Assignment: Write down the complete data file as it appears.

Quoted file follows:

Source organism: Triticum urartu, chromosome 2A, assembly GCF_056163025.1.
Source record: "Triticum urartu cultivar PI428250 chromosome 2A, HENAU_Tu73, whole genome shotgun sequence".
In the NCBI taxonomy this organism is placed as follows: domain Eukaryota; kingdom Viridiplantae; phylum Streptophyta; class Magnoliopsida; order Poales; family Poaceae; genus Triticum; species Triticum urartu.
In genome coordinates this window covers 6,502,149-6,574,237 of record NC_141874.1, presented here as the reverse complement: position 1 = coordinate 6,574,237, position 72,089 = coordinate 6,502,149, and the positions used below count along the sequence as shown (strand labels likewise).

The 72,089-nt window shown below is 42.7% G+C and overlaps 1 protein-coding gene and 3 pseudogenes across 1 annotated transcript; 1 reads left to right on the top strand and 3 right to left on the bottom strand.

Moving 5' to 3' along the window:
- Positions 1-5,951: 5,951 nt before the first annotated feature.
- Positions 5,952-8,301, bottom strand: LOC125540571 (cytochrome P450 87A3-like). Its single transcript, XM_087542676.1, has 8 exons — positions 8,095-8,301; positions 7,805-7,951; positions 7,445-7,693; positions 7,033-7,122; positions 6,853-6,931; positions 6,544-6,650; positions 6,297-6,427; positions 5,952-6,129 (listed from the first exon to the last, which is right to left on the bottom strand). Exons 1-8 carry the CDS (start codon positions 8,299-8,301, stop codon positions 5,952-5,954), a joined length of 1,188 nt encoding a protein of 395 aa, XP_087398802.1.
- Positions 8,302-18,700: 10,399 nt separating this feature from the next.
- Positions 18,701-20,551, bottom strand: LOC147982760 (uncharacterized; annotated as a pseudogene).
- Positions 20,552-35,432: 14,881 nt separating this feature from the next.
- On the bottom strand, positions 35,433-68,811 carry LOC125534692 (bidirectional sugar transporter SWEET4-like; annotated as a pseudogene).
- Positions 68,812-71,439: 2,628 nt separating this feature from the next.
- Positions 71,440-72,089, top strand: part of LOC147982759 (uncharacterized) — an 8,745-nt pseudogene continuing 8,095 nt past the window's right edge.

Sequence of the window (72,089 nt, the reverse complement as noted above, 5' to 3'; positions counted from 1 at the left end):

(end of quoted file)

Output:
Source organism: Triticum urartu, chromosome 2A, assembly GCF_056163025.1.
Source record: "Triticum urartu cultivar PI428250 chromosome 2A, HENAU_Tu73, whole genome shotgun sequence".
In the NCBI taxonomy this organism is placed as follows: domain Eukaryota; kingdom Viridiplantae; phylum Streptophyta; class Magnoliopsida; order Poales; family Poaceae; genus Triticum; species Triticum urartu.
In genome coordinates this window covers 6,502,149-6,574,237 of record NC_141874.1, presented here as the reverse complement: position 1 = coordinate 6,574,237, position 72,089 = coordinate 6,502,149, and the positions used below count along the sequence as shown (strand labels likewise).

The 72,089-nt window shown below is 42.7% G+C and overlaps 1 protein-coding gene and 3 pseudogenes across 1 annotated transcript; 1 reads left to right on the top strand and 3 right to left on the bottom strand.

Moving 5' to 3' along the window:
- Positions 1-5,951: 5,951 nt before the first annotated feature.
- Positions 5,952-8,301, bottom strand: LOC125540571 (cytochrome P450 87A3-like). Its single transcript, XM_087542676.1, has 8 exons — positions 8,095-8,301; positions 7,805-7,951; positions 7,445-7,693; positions 7,033-7,122; positions 6,853-6,931; positions 6,544-6,650; positions 6,297-6,427; positions 5,952-6,129 (listed from the first exon to the last, which is right to left on the bottom strand). Exons 1-8 carry the CDS (start codon positions 8,299-8,301, stop codon positions 5,952-5,954), a joined length of 1,188 nt encoding a protein of 395 aa, XP_087398802.1.
- Positions 8,302-18,700: 10,399 nt separating this feature from the next.
- Positions 18,701-20,551, bottom strand: LOC147982760 (uncharacterized; annotated as a pseudogene).
- Positions 20,552-35,432: 14,881 nt separating this feature from the next.
- On the bottom strand, positions 35,433-68,811 carry LOC125534692 (bidirectional sugar transporter SWEET4-like; annotated as a pseudogene).
- Positions 68,812-71,439: 2,628 nt separating this feature from the next.
- Positions 71,440-72,089, top strand: part of LOC147982759 (uncharacterized) — an 8,745-nt pseudogene continuing 8,095 nt past the window's right edge.

Sequence of the window (72,089 nt, the reverse complement as noted above, 5' to 3'; positions counted from 1 at the left end):